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Copy of Alloys & Metallic Bonding

Explanation of how metallic bonds are formed and the usefulness of alloys
by

Jill Huisenga

on 13 March 2014

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Transcript of Copy of Alloys & Metallic Bonding

Metallic bonds are formed when the
valance electrons
of a metal atom become
delocalized
or detached from the rest of the atom.
Alloys
How Metallic Bonds
are formed...

How are atoms in a metal held together?
How are metallic bonds formed?
Common Alloys
Main Points of Metallic Bonding
Why are alloys more useful than pure metals?
All metal atoms are held together through
metallic bonds
.

Metallic bonds can be between
atoms of the same metals
or between
atoms of different metals.
Valance electrons in metals are
DELOCALIZED

(free to move around & not connected to the cation)
Alloys are chemical substances where the
main component is a metal
.

However, the metal is
mixed (not bonded!)
with other elements.
Brass - 67% copper, 33% zinc

Bronze - 60% copper, 39% tin, 1% aluminum & other elements

Steel - 98% iron, 1% carbon, 1% other
Has different properties then that of the pure metal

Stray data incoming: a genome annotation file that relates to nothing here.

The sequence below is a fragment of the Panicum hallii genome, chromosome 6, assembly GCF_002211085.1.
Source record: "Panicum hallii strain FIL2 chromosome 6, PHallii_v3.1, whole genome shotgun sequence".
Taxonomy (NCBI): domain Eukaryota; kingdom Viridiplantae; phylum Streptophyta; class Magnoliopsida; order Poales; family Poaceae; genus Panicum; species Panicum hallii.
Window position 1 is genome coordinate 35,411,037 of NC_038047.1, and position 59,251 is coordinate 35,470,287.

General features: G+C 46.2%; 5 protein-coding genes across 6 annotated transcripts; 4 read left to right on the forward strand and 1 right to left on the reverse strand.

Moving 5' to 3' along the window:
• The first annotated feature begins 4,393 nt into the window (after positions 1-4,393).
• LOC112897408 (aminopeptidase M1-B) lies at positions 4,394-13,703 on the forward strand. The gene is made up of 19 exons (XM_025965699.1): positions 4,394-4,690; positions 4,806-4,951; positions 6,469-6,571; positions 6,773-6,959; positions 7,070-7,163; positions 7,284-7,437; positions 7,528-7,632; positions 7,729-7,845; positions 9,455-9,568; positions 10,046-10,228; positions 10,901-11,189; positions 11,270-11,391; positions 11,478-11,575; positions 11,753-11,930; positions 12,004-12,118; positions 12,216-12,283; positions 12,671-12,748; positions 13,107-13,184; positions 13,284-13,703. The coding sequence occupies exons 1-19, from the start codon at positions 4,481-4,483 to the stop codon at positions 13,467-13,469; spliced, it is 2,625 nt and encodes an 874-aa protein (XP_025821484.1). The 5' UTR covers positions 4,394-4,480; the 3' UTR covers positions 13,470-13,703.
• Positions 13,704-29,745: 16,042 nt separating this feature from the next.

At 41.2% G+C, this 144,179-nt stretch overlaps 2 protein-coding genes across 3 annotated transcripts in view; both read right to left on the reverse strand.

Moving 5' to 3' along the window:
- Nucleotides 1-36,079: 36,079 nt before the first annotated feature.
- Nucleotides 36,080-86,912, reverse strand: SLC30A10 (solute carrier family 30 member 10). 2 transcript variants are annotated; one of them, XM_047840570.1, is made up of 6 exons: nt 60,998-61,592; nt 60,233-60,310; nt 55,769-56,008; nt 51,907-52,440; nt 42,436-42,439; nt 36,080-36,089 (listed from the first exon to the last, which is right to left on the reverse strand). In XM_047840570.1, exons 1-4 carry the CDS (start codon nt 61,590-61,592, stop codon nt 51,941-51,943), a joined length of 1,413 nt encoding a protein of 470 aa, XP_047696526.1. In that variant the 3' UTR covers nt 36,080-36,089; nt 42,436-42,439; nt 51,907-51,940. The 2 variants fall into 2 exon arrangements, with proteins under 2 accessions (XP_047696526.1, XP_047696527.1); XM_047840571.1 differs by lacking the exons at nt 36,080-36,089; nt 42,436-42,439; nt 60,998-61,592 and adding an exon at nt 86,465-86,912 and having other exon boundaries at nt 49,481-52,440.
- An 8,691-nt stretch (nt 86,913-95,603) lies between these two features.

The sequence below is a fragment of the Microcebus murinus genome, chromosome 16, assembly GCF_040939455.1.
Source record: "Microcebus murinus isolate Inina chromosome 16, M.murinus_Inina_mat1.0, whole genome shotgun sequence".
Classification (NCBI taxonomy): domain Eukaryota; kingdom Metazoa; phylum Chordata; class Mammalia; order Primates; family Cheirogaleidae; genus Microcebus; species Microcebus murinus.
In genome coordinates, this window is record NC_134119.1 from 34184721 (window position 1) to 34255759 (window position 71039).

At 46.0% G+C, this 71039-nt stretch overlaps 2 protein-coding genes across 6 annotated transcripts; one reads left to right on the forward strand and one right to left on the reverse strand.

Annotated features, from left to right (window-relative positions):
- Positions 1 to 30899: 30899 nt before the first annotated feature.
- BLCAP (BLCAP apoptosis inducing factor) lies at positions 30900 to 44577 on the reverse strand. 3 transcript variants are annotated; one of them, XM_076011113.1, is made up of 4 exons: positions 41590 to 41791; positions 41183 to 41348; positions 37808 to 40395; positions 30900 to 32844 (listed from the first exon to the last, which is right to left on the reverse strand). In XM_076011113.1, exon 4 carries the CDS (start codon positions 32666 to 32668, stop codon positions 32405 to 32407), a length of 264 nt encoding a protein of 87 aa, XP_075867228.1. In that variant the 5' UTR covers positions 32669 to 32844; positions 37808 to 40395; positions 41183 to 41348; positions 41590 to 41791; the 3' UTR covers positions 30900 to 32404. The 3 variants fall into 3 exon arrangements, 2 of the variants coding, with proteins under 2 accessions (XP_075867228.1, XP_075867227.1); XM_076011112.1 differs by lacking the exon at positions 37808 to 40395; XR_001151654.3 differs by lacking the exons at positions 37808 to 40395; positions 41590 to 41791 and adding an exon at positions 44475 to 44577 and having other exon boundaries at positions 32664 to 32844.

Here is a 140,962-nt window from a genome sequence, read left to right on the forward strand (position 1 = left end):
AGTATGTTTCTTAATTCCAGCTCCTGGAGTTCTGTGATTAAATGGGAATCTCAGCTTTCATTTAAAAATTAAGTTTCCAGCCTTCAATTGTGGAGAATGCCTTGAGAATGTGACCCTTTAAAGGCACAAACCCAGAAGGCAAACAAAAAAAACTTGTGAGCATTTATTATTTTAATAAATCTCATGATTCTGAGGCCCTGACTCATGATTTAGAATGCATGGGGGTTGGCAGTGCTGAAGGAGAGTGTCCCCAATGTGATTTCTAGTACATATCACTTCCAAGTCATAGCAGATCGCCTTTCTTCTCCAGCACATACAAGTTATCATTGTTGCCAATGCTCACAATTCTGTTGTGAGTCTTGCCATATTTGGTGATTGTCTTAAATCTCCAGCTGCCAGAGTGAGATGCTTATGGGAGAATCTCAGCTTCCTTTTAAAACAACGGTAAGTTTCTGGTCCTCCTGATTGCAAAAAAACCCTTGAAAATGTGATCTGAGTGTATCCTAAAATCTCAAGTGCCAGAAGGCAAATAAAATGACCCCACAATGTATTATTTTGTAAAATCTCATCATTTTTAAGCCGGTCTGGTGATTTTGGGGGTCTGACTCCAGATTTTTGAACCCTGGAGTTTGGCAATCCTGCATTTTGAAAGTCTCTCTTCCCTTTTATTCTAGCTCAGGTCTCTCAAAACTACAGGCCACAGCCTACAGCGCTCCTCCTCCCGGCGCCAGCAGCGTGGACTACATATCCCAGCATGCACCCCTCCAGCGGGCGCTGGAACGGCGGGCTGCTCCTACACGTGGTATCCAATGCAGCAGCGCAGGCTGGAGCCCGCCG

Cheaper
Does not rust as easily
Harder to break or damage
Light weight
Stronger
Metal cations are held together via a

SEA OF ELECTRONS
.
Metals and ionic compounds both have a

crystalline structure
. In a crystal the atoms are very organized,

making them

very hard (meaning not easy to break)
.
However, metals are not as rigid as ionic compounds because the

atoms

in the sea of electrons
are able to
move around
making metals

flexible, malleable & ductile.
Alloys
Delocalized electrons - free to move around between the stable cations
Stable cations
Sea of Electrons
Properties of Pure Metals
rust easily
very soft (malleable)
heavy
expensive
Do these sound like ideal properties for making something out of metal?
Look at the list of everyday items:

Jewelry
Cars
Buildings
Baseball bats
Kitchen appliances
While these are all made from metals, are they PURE metals?
14 karat gold - NOT PURE GOLD!

59% Gold
14% Silver
23% Copper
3.5% Zinc
0.5% Cobalt
Sterling silver - NOT PURE SILVER!

92.5% Silver
7.5% Copper
The Structure of
Pure Metals vs. Alloys
The atoms in pure metals are very
organized
, which allows them to easily
slide over one another
when a force is applied
The atoms in an alloy are
disorganized
due to the mixture of the different metals and elements. When a force is applied, the atoms are
NOT able to slide over one another
. This makes the alloy extremely strong.
How are alloys made?
Alloys can be made 2 different ways:

Melting each metal and then mixing them together.

Taking a solid piece of metal, coating it with a thin layer of the second metal (plating) and heating until they combine.
Full transcript